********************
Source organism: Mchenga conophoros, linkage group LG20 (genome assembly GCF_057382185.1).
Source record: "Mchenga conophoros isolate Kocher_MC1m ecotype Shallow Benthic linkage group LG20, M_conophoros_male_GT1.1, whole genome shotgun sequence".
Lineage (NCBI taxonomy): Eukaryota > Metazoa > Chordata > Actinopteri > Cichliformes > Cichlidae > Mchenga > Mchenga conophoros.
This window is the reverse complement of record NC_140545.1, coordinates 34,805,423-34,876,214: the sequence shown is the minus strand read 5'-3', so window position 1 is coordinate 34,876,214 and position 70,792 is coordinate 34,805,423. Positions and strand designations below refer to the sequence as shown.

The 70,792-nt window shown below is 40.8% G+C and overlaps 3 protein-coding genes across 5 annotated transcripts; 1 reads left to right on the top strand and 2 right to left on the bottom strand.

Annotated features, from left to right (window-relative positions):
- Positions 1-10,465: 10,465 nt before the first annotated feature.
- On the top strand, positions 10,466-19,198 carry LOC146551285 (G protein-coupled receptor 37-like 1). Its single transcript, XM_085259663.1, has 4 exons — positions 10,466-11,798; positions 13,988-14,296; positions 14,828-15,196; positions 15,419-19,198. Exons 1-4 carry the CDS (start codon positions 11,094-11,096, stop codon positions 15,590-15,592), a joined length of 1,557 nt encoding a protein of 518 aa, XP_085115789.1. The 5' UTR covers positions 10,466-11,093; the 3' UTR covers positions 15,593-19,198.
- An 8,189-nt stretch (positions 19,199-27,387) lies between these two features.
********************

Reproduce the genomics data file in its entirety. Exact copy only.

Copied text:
Source organism: Mchenga conophoros, linkage group LG20 (genome assembly GCF_057382185.1).
Source record: "Mchenga conophoros isolate Kocher_MC1m ecotype Shallow Benthic linkage group LG20, M_conophoros_male_GT1.1, whole genome shotgun sequence".
Lineage (NCBI taxonomy): Eukaryota > Metazoa > Chordata > Actinopteri > Cichliformes > Cichlidae > Mchenga > Mchenga conophoros.
This window is the reverse complement of record NC_140545.1, coordinates 34,805,423-34,876,214: the sequence shown is the minus strand read 5'-3', so window position 1 is coordinate 34,876,214 and position 70,792 is coordinate 34,805,423. Positions and strand designations below refer to the sequence as shown.

The 70,792-nt window shown below is 40.8% G+C and overlaps 3 protein-coding genes across 5 annotated transcripts; 1 reads left to right on the top strand and 2 right to left on the bottom strand.

Annotated features, from left to right (window-relative positions):
- Positions 1-10,465: 10,465 nt before the first annotated feature.
- On the top strand, positions 10,466-19,198 carry LOC146551285 (G protein-coupled receptor 37-like 1). Its single transcript, XM_085259663.1, has 4 exons — positions 10,466-11,798; positions 13,988-14,296; positions 14,828-15,196; positions 15,419-19,198. Exons 1-4 carry the CDS (start codon positions 11,094-11,096, stop codon positions 15,590-15,592), a joined length of 1,557 nt encoding a protein of 518 aa, XP_085115789.1. The 5' UTR covers positions 10,466-11,093; the 3' UTR covers positions 15,593-19,198.
- An 8,189-nt stretch (positions 19,199-27,387) lies between these two features.